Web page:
Stephanie provides support to onshore wind projects during construction and operational phases associated with birds and wider ecology.
Originally from Germany, Stephanie studied Biology at the University of Cologne but moved to Scotland in 2005, working initially on the north coast. She brings both expertise and passion to her role as Environmental Advisor and an experienced ornithologist who is familiar with the ecology of birds and how wind farms and construction activities may impact on them.
She’s also an expert on general upland ecology, with an understanding of uplands and moorland, the mammals that live there and how their habitats can to be protected.
Much of her work now is concerned with the building of wind farms and the effects of large construction sites on animals and habitats. It’s Stephanie’s job to protect the environment, to make sure that breeding birds are not disturbed, that water supplies are not contaminated by building work, and that trees are not felled needlessly.
But it’s also her role to help contractors and developers, to ensure that they are not in breach of legislation which might jeopardise the progress of their schemes. She’s here to help construction teams understand which species are protected by law, to help them, diplomatically, find a way to move forward and continue with projects, even if that means finding another route.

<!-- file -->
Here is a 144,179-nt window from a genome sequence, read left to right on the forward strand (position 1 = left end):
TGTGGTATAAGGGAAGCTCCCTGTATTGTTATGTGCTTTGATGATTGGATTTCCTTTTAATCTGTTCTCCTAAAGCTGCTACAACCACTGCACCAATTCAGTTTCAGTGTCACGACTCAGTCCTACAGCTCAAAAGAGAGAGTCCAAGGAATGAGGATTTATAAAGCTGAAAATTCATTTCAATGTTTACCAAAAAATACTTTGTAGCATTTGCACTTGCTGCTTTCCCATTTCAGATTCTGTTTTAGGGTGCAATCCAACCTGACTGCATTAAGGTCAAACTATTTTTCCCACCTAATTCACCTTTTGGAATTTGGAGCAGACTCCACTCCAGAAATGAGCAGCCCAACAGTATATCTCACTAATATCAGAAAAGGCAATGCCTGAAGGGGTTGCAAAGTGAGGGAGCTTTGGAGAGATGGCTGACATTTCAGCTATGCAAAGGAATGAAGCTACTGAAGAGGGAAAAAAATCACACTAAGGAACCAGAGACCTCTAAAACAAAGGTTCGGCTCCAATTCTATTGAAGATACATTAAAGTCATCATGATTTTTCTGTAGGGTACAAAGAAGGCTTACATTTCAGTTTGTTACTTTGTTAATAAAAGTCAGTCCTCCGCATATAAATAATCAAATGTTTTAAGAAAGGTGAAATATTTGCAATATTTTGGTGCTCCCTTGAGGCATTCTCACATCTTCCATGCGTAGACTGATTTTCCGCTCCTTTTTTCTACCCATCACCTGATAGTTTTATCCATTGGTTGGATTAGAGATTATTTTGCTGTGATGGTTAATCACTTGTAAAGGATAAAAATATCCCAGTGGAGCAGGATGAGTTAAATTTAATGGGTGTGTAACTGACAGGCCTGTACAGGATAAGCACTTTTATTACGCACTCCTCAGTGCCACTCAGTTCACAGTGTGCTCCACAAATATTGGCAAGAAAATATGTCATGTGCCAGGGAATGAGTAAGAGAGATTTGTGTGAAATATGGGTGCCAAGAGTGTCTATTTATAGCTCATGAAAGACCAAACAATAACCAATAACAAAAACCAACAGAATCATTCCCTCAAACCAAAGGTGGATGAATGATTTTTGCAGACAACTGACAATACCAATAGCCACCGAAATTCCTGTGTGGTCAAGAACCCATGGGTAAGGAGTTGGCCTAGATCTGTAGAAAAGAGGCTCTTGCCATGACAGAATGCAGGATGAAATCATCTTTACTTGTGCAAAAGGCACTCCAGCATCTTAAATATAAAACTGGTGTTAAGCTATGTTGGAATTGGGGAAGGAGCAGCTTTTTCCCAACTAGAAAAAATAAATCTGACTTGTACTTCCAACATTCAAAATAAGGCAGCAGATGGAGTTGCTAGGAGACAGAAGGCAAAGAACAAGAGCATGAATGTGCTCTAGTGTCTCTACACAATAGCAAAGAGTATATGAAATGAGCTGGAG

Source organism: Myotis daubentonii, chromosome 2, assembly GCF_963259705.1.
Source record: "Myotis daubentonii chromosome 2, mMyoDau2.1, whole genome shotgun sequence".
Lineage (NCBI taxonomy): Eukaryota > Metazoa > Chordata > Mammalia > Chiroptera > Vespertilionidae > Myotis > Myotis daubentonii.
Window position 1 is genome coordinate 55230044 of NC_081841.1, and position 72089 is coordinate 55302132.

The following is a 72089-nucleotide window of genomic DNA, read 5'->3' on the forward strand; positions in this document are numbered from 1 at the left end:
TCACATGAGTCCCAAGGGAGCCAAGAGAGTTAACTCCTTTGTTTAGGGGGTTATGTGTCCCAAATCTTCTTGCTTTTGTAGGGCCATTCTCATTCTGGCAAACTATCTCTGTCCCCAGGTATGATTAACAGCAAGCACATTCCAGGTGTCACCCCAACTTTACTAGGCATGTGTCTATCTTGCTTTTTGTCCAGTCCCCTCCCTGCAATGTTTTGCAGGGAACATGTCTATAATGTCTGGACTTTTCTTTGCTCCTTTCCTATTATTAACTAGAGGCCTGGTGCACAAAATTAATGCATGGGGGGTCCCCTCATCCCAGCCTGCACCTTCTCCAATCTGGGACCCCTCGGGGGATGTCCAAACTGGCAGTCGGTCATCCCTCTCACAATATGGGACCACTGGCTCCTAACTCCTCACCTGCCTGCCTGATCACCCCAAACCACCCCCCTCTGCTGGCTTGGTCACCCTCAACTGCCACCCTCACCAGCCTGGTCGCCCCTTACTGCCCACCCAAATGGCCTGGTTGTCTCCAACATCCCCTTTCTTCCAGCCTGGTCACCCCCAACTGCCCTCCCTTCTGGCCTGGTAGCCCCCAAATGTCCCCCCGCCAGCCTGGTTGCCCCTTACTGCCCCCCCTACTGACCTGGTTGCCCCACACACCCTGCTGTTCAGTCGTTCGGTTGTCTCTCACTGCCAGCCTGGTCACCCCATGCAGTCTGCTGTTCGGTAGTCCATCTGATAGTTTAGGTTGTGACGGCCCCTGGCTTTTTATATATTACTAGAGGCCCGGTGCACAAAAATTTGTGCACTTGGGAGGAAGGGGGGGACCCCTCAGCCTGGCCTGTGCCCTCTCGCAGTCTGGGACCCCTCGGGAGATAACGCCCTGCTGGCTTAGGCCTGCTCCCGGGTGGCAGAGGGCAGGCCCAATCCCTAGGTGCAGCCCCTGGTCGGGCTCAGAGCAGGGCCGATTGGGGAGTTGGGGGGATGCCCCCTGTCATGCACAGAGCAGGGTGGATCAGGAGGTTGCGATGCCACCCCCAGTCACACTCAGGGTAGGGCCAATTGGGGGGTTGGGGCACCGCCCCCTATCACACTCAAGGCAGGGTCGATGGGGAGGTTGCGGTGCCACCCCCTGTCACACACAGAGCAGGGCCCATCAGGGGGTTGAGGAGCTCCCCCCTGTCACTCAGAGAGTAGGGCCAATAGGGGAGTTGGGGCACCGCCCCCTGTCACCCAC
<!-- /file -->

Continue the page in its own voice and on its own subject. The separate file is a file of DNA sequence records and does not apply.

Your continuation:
For example, a construction site for a wind farm access track had a start date of April – which happens to be the start of the bird breeding season. All breeding birds and their nests are protected by law and must not be damaged and need to be protected by exclusion zones to minimise disturbance.
But as Stephanie was able to demonstrate, an exclusion zone of more than 600m as initially outlined in this case was not necessary. By studying reports, researching the ‘disturbance distances’ for a particular species, and working with other ornithologists, she was able to prove that a 200m exclusion zone would be sufficient. Her report was accepted by Scottish Natural Heritage who then gave permission for the construction work to continue.
Stephanie finds her role particularly fulfilling when she can liaise with different parties, bringing them around the same table “and making sure they all know where we are going, and why”.
But most of all she enjoys survey days in the field, observing new behaviour in a species she has seen many times before, and catching sight of her favourites – hen harriers, merlins, peregrine falcons, and the graceful whooper swans.